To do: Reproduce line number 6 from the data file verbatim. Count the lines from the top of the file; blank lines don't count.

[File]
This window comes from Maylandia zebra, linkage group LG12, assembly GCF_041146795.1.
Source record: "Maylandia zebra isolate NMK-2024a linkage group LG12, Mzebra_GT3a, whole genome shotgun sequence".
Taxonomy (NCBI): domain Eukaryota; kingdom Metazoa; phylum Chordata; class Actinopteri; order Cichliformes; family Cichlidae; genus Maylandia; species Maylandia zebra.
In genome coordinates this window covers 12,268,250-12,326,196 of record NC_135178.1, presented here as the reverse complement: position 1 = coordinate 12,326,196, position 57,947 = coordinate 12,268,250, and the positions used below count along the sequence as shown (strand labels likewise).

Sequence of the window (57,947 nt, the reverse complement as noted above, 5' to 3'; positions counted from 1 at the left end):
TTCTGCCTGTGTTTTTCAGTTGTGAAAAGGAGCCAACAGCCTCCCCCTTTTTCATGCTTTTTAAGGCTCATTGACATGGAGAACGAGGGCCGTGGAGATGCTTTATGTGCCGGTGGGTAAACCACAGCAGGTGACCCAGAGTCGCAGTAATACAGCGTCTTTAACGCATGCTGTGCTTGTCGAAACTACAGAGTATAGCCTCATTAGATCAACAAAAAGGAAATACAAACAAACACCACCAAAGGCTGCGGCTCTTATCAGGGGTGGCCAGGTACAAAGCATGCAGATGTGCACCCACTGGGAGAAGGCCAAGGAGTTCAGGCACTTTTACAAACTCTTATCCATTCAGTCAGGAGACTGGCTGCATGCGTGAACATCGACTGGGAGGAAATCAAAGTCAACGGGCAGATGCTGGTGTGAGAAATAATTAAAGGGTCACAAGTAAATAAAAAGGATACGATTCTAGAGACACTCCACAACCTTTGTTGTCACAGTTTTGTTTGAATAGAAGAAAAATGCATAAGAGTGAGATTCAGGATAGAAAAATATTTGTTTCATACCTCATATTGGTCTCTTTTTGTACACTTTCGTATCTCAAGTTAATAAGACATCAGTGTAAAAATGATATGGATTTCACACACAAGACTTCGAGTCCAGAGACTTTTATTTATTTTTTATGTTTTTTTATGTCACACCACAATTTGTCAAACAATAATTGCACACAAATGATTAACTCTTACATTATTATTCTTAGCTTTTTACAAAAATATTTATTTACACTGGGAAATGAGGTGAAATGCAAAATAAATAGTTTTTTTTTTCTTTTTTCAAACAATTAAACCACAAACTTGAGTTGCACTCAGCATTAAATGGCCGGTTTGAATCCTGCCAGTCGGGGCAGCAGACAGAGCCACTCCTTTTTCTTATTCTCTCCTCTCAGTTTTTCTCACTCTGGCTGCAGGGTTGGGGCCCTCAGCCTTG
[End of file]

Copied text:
TTCTGCCTGTGTTTTTCAGTTGTGAAAAGGAGCCAACAGCCTCCCCCTTTTTCATGCTTTTTAAGGCTCATTGACATGGAGAACGAGGGCCGTGGAGATGCTTTATGTGCCGGTGGGTAAACCACAGCAGGTGACCCAGAGTCGCAGTAATACAGCGTCTTTAACGCATGCTGTGCTTGTCGAAACTACAGAGTATAGCCTCATTAGATCAACAAAAAGGAAATACAAACAAACACCACCAAAGGCTGCGGCTCTTATCAGGGGTGGCCAGGTACAAAGCATGCAGATGTGCACCCACTGGGAGAAGGCCAAGGAGTTCAGGCACTTTTACAAACTCTTATCCATTCAGTCAGGAGACTGGCTGCATGCGTGAACATCGACTGGGAGGAAATCAAAGTCAACGGGCAGATGCTGGTGTGAGAAATAATTAAAGGGTCACAAGTAAATAAAAAGGATACGATTCTAGAGACACTCCACAACCTTTGTTGTCACAGTTTTGTTTGAATAGAAGAAAAATGCATAAGAGTGAGATTCAGGATAGAAAAATATTTGTTTCATACCTCATATTGGTCTCTTTTTGTACACTTTCGTATCTCAAGTTAATAAGACATCAGTGTAAAAATGATATGGATTTCACACACAAGACTTCGAGTCCAGAGACTTTTATTTATTTTTTATGTTTTTTTATGTCACACCACAATTTGTCAAACAATAATTGCACACAAATGATTAACTCTTACATTATTATTCTTAGCTTTTTACAAAAATATTTATTTACACTGGGAAATGAGGTGAAATGCAAAATAAATAGTTTTTTTTTTCTTTTTTCAAACAATTAAACCACAAACTTGAGTTGCACTCAGCATTAAATGGCCGGTTTGAATCCTGCCAGTCGGGGCAGCAGACAGAGCCACTCCTTTTTCTTATTCTCTCCTCTCAGTTTTTCTCACTCTGGCTGCAGGGTTGGGGCCCTCAGCCTTG